Parks, quality of life top mayor's priority list

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2012 Grant Countain of the Year

By Bryan Marshall

Williamstown Mayor Rick Skinner may only be in the second year of his first term, but the list of accomplishments and projects is lengthy.
From helping orchestrate a multi-million dollar tourist attraction to the county seat to upgrading the city’s parks system, Skinner has been busy.
And that doesn’t even account for especially for the two local businesses he owns and operates — Skinner Furniture and Skinner’s Self-Storage.
“Personally, I’m loving what I do,” Skinner said. “I really enjoy the job and the challenges.”
“I’m averaging a little over 40 hours a week for a part-time position,” he said. “I was familiar with the amount of meetings, but just the amount of stuff that I needed to be here for and wanted to be a part of was a little bit of a shock, especially since we didn’t replace the city administrator. I was able to take on more duties, which I wanted, because I really think it streamlines the city.”
Since Skinner moved from city council member to mayor after the 2010 election, he has made parks and making Williamstown healthier a major initiative.
In 2011, Williamstown was one of only four Kentucky cities designated with Playful City USA status, recognizing the city’s priority to get children active and healthy.
Under the program, the city was able to improve Webb Park with a new playground structure through a grant and community donations.
The city also has partnered with the local health department and Fitness For Life Around Grant County to improve facilities around JB Miller Park, including an expanded walking trail and the addition of picnic tables.
“It’s just been a huge success,” Skinner said about the park improvements. “Kids are out there all the time using it. We just recently got a Playful City designation for 2012. The first one was for 2011. We applied for the grant again and if we get it, that will really set Webb Park off as far as the playground area.”
Skinner also helped organize a new recreational event to attract residents to Williamstown Lake.
Paddle Williamstown, which will be held Aug. 25 this year, had 150 canoes and kayaks register last year.
“We wanted to introduce people to Williamstown Lake who hadn’t been there in a long time or never been there,” Skinner said. “We wanted to provide a safe environment for them to canoe and kayak.”
The biggest attention-grabber of Skinner’s time in office has been the planned Ark Encounter project, a proposed religious-themed tourist development off Ky. 36 that could bring 900 part-time and full-time jobs, along with a much-needed economic boost.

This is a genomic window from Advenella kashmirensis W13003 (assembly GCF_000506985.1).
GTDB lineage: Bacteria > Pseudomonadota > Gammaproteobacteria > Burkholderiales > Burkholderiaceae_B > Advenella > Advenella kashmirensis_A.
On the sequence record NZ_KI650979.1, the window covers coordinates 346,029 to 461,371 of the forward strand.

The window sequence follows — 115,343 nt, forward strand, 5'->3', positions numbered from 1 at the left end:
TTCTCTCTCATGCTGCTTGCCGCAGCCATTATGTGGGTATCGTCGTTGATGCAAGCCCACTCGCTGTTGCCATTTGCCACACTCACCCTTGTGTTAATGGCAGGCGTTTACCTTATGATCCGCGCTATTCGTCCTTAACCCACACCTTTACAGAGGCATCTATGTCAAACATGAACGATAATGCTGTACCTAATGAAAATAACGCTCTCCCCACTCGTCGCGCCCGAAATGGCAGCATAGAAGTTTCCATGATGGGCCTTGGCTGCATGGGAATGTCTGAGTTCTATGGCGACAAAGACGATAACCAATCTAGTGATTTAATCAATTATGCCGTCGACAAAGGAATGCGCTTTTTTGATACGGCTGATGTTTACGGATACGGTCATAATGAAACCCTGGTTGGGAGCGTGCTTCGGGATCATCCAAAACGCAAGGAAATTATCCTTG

Although ground has yet to be broken on the project because of funding issues, Skinner said he is confident of its future in Williamstown.
“It’s coming,” he said. “The economy’s slowing it down with financing. Their goal is to break ground in late fall, October. I believe they’ll reach that.”
“I think the impact will be immediate just because the work they’ll put in with contractors and the amount of jobs to build the ark and everything associated with it,” Skinner said. “They do say they want to use local contractors. I think it will be a shot in the arm for our economy just as soon as they start construction.”
Another project on the horizon is a joint venture between the city and Williamstown Independent Schools to build an indoor aquatic center on the school’s property.
The city and school board are waiting on architectural design plans.
Skinner said a ground breaking likely would not occur until late 2013 or early 2014.
“It’s a quality of life issue for us,” he said. “The more features you have in your city, the better chances you attract better businesses and higher paid positions. We just think it’s one of the things that would be good to offer our citizens.”
With a variety of plans in the works, Skinner said his biggest will be the construction of the city’s new water plant.
The plant is in the early stages of design and city council has already purchased the land.
“We realize we’ve got to build a new one because of capacity,” Skinner said. “Our existing plant couldn’t meet the standards that they set (for 2014.) So, we have to build a new plant. That will be the biggest challenge I have in my term, the funding of the project. It’s a $16 million project. We can’t do it without grant money of at least $8 million. We can’t put that on the citizens right after our waste water increases.”
For his hard work and dedication, Skinner was recently honored at the annual Grant County Chamber of Commerce banquet.
Although he knew his wife, Williamstown Superintendent Sally Skinner, was going to be recognized for Excellence in Education, Skinner was surprised to learn he was named 2012 Grant Countian of the Year.
“To me, it was one of the highest honors I’ll get,” he said. “I’m sure of that. That’s selected by your peers and that’s very special. I was humbled by it.”